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Glendale Federal Bank, FSB v. United States
United States Court of Appeals for the Federal Circuit
239 F.3d 1374 (2001)
The federal government (defendant) entered into an agreement with Glendale Federal Bank (plaintiff) regarding Glendale’s acquisition of another savings and loan institution, First Federal Savings and Loan Association of Broward County, Florida. The contract was entered into in November 1981, during the savings and loan crisis. Because the savings and loan institutions were in financial trouble due to soaring interest rates, the federal government sought ways to ensure the institutions did not default on their obligations. One tool used by the federal government was permitting institutions who acquired troubled banks to value the acquired accounts as an asset, called supervisory goodwill, even though the actual value was negative. In Glendale’s case, it was permitted to book the Broward bank’s negative net worth of approximately $734 million as an asset. The financial conditions soon improved, and Congress passed the Financial Institutions Recovery, Reform, and Enforcement Act (FIRREA). This statute changed many of the terms of Glendale’s contract, along with many other similar contracts with savings and loan institutions, including requiring the supervisory goodwill to be deducted on an accelerated schedule and increasing certain minimum capital requirements for financial institutions. These changes required Glendale to raise new funds from investors, sell off divisions and subsidiaries, and enter into a new merger. A number of institutions, including Glendale, sued the federal government, alleging breach of contract. A previous case, affirmed by the Supreme Court, determined that the government did breach its contracts by enacting FIRREA. The trial court held a damages trial in this case, which lasted for 14 months. The trial court awarded damages for restitution and reliance totaling approximately $900 million. The government appealed.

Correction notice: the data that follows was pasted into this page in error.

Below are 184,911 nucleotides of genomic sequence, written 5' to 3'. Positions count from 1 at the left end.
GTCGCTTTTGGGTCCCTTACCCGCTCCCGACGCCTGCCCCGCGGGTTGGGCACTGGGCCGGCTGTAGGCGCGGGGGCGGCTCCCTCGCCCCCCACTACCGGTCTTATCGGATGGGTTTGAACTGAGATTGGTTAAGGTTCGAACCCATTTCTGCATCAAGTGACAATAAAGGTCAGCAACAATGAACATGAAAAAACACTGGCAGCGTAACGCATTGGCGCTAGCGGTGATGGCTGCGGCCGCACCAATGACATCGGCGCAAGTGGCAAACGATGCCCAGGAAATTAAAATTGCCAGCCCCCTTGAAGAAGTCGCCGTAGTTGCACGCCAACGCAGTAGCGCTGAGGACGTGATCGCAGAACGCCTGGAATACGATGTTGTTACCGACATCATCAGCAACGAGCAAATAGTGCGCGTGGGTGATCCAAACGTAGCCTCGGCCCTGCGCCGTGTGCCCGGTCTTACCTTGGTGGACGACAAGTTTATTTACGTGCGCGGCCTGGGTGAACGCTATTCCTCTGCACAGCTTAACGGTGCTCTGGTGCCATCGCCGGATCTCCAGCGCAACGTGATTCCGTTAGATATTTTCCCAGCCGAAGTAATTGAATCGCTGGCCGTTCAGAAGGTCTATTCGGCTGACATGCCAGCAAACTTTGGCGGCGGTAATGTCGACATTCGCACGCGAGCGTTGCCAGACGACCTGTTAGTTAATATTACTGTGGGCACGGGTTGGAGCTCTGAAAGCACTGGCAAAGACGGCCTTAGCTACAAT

Rule of Law
Holding and Reasoning (Plager, J.)
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